Page:Folk-lore - A Quarterly Review. Volume 17, 1906.djvu/54

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44 The European Sky -God.

two following days a fair used to be held at St. Neot's in Huntingdonshire by charter of Henry I: in 1820 A.D. this fair, called Lammas, was still kept up on August i, though it was then dropping into desuetude.^ The date of St. Neot's festival is, however, given by Chambers ^ as October 28, Now July 31 is the eve of the Celtic feast Lugnassad ; and October 28 is the eve of the seven-day feast of Samain. Is it merely fortuitous that St. Neot is thus connected with two out of the three chief events in the Celtic year.? Yet another festival of St. Neot was celebrated at St. Neot's in Huntingdon- shire ; for the same charter of Henry I recognised an annual fair on the festival of St. Neot, its eve, and the succeeding day, i.e. on December 6-8. Later this fair was held on December 6, which was said to be the eve of the arrival of the saint's body from Cornwall, and was called St. Nicholas' fair — a name that it still bears, though with the alteration of the calendar it has come to be held on December ij? St. Nicholas was commonly known as St. Nicholas of Bari^ which may account for the tradition that St. Neot's disciple was named Bmnus: as a patron of fishermen^ St. Nicholas of Bari would be appropriately connected with St. Neot. Further, the 'boy-bishop' of St. Nicholas' day^ may stand in some relation to the belief that St. Neot was very diminutive in stature, too short in fact to reach the lock on the door of Glastonbury Abbey, which must needs by a special miracle descend for his benefit.'^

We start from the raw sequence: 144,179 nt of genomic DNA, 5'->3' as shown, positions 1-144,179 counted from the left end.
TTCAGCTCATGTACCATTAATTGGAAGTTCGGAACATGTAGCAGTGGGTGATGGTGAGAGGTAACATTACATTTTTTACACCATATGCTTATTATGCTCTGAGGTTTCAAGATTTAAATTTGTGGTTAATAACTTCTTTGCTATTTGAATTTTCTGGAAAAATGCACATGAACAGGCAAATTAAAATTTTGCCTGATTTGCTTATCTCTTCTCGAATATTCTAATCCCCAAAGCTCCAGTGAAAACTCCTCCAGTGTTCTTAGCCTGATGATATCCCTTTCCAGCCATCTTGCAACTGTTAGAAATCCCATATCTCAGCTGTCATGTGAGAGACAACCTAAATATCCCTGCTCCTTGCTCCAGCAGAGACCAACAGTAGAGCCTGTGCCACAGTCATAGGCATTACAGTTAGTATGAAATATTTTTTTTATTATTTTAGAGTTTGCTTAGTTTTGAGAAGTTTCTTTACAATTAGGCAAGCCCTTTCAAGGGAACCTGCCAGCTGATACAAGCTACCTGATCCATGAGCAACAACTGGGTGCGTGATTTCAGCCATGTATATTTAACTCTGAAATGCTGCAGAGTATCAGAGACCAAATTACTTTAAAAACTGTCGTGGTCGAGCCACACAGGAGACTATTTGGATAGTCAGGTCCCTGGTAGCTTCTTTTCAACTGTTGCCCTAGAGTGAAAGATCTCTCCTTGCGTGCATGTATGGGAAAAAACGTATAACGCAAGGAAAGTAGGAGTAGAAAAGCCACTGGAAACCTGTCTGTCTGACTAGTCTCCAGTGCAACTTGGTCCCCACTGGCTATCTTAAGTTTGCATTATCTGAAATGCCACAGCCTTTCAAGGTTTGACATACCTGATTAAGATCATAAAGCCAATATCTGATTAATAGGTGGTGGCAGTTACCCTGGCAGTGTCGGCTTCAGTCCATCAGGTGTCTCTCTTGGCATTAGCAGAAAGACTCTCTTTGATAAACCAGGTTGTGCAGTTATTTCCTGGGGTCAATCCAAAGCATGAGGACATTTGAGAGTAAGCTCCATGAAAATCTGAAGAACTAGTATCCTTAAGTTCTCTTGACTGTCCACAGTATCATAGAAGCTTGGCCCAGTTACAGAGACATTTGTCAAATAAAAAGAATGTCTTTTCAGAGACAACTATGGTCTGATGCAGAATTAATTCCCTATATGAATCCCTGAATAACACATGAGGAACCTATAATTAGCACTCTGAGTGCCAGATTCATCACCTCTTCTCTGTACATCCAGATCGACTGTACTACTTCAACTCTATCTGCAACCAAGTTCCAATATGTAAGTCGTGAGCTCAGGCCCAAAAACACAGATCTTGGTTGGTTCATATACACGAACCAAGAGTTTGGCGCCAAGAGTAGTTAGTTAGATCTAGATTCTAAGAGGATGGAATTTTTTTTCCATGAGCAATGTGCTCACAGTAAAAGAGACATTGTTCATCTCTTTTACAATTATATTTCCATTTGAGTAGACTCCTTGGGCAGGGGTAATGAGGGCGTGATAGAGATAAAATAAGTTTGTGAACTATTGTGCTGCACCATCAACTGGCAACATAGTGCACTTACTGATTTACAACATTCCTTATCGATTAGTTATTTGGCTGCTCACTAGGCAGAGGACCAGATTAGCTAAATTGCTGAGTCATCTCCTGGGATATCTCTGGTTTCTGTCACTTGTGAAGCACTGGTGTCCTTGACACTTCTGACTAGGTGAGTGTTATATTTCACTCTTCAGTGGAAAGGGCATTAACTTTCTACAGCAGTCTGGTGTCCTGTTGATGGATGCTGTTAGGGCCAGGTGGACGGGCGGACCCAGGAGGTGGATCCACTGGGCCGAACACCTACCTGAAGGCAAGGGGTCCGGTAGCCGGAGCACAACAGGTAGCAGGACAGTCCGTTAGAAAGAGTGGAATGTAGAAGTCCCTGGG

1 Gorham ib. p. 143.

2R. Chambers The Book of Days London 1864 ii. 506. 3 Gorham ib. p. 143.

  • D. H. Kerler Die Patronate der Heiligen Uhn 1905 p. 458 Index.

^ Id. ib. p. 114 f.

^ T. F. Thiselton Dyer British Popular Customs Present and Past London 1900 p. 432 ff. ^Gorham ib. p. 31 f.